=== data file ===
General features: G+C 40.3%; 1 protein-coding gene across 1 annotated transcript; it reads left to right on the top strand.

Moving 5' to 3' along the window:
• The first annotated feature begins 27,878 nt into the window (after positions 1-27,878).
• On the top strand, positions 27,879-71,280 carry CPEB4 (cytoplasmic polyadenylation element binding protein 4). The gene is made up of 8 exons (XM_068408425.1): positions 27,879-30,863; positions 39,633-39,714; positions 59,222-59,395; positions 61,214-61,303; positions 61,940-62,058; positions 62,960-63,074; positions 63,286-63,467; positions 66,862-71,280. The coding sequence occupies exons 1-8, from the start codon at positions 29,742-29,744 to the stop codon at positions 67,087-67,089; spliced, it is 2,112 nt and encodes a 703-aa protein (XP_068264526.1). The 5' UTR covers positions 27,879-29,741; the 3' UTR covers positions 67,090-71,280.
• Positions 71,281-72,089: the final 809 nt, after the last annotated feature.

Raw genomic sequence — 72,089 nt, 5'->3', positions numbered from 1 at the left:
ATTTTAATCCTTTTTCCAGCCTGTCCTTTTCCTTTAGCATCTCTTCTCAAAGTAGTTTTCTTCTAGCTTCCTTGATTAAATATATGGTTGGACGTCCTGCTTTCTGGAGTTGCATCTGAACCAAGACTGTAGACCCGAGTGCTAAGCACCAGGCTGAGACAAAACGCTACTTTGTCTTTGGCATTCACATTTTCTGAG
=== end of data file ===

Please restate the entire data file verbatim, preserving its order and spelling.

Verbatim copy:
General features: G+C 40.3%; 1 protein-coding gene across 1 annotated transcript; it reads left to right on the top strand.

Moving 5' to 3' along the window:
• The first annotated feature begins 27,878 nt into the window (after positions 1-27,878).
• On the top strand, positions 27,879-71,280 carry CPEB4 (cytoplasmic polyadenylation element binding protein 4). The gene is made up of 8 exons (XM_068408425.1): positions 27,879-30,863; positions 39,633-39,714; positions 59,222-59,395; positions 61,214-61,303; positions 61,940-62,058; positions 62,960-63,074; positions 63,286-63,467; positions 66,862-71,280. The coding sequence occupies exons 1-8, from the start codon at positions 29,742-29,744 to the stop codon at positions 67,087-67,089; spliced, it is 2,112 nt and encodes a 703-aa protein (XP_068264526.1). The 5' UTR covers positions 27,879-29,741; the 3' UTR covers positions 67,090-71,280.
• Positions 71,281-72,089: the final 809 nt, after the last annotated feature.

Raw genomic sequence — 72,089 nt, 5'->3', positions numbered from 1 at the left:
ATTTTAATCCTTTTTCCAGCCTGTCCTTTTCCTTTAGCATCTCTTCTCAAAGTAGTTTTCTTCTAGCTTCCTTGATTAAATATATGGTTGGACGTCCTGCTTTCTGGAGTTGCATCTGAACCAAGACTGTAGACCCGAGTGCTAAGCACCAGGCTGAGACAAAACGCTACTTTGTCTTTGGCATTCACATTTTCTGAG